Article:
M a r k e t N e w s

The 'explosion of energy' happening in African design

Posted on : Thursday, 3rd November 2016

 When people think of African design, they tend to think of either the Out of Africa colonial aesthetic – dark wood, animal skins and khaki and beige hues – or they think of the typical west African wax print. Neither does justice to Africa’s diverse design scene, says Thandi Mbali Renaldi, who in spring this year launched her online boutique of African interiors products, Kudu Home, in the UK.

Renaldi, a British-South African, was inspired to launch the boutique as a result of friends often coveting the pieces she bought home from her travels. “I realised that there was a glaring gap in terms of availability of contemporary African design to European customers. Kudu was born out of my desire to help people discover the beauty of African products,” she says.
And beautiful they are. Kudu stocks the likes of Hinterveld’s soft mohair throws in colour combinations such as bold red and pink. “Few people know that South Africa is a global leader in mohair production, producing some of the most sought-after wool in the world,” says Renaldi.
There are also the quirky Xoologee ceramics, complete with bathing hippos in your cereal bowl; the hand-illustrated Afro Delft crockery and enamelware; and the traditional woven baskets and bowls of Gone Rural. The latter works with more than 53 communities in remote parts of Swaziland to empower women through skills. A particular favourite product of Renaldi’s are the colourful decorative bowls by Zenzulu, which are made from recycled telephone wires using traditional Zulu basket-weaving techniques. “I have them all over the house, they’re like sculptures,” she says.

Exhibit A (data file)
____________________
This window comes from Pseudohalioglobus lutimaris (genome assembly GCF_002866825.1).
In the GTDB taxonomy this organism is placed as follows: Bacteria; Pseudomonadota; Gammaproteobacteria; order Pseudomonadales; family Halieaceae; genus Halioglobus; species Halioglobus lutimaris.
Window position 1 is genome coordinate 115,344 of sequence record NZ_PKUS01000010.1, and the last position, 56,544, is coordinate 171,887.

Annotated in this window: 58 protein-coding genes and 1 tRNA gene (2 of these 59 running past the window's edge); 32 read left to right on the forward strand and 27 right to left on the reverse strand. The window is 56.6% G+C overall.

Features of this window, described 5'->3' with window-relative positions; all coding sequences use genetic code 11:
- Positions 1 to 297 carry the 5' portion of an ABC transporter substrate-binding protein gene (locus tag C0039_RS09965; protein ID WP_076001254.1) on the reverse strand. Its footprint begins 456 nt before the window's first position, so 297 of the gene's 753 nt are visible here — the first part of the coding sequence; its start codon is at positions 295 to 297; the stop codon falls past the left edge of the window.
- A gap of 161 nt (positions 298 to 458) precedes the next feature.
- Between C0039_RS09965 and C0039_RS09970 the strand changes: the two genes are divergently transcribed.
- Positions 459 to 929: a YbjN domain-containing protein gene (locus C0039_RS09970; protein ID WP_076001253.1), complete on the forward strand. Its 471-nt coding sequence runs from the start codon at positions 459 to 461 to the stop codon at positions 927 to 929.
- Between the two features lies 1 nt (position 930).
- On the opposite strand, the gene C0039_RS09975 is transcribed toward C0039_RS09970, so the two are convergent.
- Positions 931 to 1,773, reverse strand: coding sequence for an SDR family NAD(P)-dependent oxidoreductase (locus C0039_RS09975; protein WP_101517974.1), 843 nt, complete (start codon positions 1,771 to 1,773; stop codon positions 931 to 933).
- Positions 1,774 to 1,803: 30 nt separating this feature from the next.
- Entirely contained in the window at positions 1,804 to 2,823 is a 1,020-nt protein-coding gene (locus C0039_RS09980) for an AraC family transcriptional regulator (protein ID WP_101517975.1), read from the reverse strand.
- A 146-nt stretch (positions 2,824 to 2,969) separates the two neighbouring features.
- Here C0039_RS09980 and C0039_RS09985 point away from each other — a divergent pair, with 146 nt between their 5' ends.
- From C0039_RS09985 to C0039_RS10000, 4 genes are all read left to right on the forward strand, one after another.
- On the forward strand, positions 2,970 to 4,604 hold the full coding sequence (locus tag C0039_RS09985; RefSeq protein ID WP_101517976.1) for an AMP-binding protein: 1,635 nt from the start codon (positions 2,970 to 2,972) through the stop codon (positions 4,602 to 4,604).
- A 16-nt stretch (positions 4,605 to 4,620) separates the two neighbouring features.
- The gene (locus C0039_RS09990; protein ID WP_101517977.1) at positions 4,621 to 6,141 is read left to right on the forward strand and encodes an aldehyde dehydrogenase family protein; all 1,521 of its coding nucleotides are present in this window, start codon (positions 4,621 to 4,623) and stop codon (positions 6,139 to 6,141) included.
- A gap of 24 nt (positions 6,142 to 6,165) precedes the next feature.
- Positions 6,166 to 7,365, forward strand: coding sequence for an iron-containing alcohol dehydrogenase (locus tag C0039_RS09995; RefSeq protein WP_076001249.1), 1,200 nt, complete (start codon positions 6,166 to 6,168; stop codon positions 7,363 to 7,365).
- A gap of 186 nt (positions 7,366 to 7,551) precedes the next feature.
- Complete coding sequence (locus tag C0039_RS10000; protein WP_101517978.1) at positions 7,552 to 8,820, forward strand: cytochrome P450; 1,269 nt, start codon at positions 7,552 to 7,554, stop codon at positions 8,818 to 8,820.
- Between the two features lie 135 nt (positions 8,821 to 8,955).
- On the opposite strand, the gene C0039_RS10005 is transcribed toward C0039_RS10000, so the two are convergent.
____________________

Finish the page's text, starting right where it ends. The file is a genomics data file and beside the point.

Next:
The products on Kudu Home can be at home in any style of interior, adding colour and character to the current trend for quite minimalist, Scandi-inspired or midcentury interiors. “A common misconception was once that African design resulted in making your home look like something out of The Lion King, but I think people are more interested in having an eclectic mix of pieces in their home now,” says Renaldi.
“They like things that have a story, as well as being beautiful.”
Companies such as The Conran Shop have been supporting African designers for a while, stocking the likes of Wonki Ware and its collection of dinnerware. It is created by potters in George, South Africa, many of whom come from disadvantaged backgrounds. Its platters, plates and coffee cups come in organic shapes with elegant glazes, such as black with a subtle sand finish.
“Customers might have been buying these products but not necessarily realising their origin. There’s still a huge misunderstanding as to what African art and design really is,” says Cathy O’Cleary, programme director of 100% Design South Africa, the country’s first international design fair and a showcase for South Africa’s leading design talent.
’Cleary is quick to point out that vibrantly patterned African wax prints made using batik printing, and commonly associated with the continent, actually originated in Indonesia and were introduced to Africa by the Dutch. “Our textile industry has far more to offer than the clichés, and there are some amazing young designers working with digital prints,” she says.
Banke Kuku is one of these emerging talents: the textile designer creates digital printed fabrics in velvet, suede and silk inspired by her native Nigeria. One of her latest prints was an interpretation of the oil spills in the Niger Delta region, another was inspired by the African moth and another is intended to depict modern Africa, a fusion of tradition and the design influences of the West.